The military leadership is wary of the sizeable portion in the Army’s rank and file that is uncomfortable in launching operations against the Taliban. This line of thought is further cemented by the proclivity that the force is showing in engaging the Taliban in indirect conflict by use of air force and artillery instead of a face to face infantry engagement.

The government needs to ensure the implementation of its newly evolved National Internal Security Policy (NISP) in letter and spirit. The policy contains a clear definition of the strategic level intervention that is required to end the internal disputes.

A major component of the policy is to strike the roots of fundamentalism by putting a check on the 22,052 Madrasas (religious seminaries) that are identified as the prime sources of spread of extremism in the country. Many of these seminaries are associated with fundamentalist organisations like the Lashkar-e-Toiba; they are financed by unidentified sources and are responsible for the spread of propagandist hate material.

Sadly, the government has adopted an unconcerned attitude towards the issue of extremism. This is clearly visible from the behaviour of Prime Minister Nawaz Sharif. Instead of looking into the problems at home the Prime Minister is out to break the record of his predecessor, Yusuf Raja Gilani, of 40 foreign trips in a single tenure. He is not doing too badly having already visited China, US, Turkey Saudi Arabia (many times) and a considerable number of smaller countries in the last three months.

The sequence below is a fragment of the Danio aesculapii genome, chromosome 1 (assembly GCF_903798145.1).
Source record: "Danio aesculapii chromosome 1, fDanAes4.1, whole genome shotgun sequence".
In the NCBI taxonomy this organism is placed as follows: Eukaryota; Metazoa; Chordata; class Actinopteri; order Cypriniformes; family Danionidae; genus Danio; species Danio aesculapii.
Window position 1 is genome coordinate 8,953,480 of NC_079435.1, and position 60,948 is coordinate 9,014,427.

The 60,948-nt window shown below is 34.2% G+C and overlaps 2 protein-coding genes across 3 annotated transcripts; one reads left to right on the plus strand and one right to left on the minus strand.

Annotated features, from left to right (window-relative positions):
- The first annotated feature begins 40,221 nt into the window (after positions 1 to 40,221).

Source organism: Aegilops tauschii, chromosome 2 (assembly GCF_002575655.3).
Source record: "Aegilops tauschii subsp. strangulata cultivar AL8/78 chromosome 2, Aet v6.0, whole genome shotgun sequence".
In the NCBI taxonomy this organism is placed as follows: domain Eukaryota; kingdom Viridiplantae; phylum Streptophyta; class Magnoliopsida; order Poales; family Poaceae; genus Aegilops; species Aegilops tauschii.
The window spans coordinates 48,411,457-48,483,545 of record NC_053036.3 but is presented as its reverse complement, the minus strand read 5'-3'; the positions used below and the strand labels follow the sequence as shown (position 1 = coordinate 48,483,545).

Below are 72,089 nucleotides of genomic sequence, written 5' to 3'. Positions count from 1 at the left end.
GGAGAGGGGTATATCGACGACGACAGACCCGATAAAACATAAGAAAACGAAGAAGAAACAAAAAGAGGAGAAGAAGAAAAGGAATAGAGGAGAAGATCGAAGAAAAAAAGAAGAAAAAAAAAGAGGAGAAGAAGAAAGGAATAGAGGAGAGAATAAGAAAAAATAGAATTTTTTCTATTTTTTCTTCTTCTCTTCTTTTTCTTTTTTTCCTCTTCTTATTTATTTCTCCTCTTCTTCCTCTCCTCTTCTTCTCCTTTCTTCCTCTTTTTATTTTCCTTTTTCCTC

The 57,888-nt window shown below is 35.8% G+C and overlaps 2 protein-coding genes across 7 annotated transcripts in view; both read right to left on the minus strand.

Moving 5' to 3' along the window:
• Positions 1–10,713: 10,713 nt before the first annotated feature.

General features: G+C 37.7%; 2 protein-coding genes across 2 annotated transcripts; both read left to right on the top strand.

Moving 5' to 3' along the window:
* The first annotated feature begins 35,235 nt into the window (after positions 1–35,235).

His jaunts have already cost the almost insolvent exchequer of Pakistan a whopping Rs.168 million. It seems as if, in Pakistan, mundane things like dealing with the Taliban, growing sectarian violence across the country, bullet ridden bodies in Balochistan, power crisis are left for subordinates to handle while the boss gallivants around the world.

The Taliban is taking maximum advantage of the prevailing environment of uncertainty. The morale of its cadre is very high. They refuse to get cowed down by threats of the use of force; they can smell victory from a rudderless, fatuous and cowardly government and an unsure military. This attitude is very obvious from the manner in which the organisation has shown no compunction in declaring a ceasefire and almost simultaneously continuing with its terror activities. It is playing around with the government like a cat plays with a mouse!

It is time for the Government of Pakistan to realise the gravity of the situation and come up with a credible response that suits a strong nation. It simply cannot take the killing of innocent people by the Taliban lying down. It has to put an end to the teaching of fundamentalism that is rampant across the country. Further procrastination on this issue that has already attained critical mass would spell doom for the nation. By Jaibans Singh (ANI)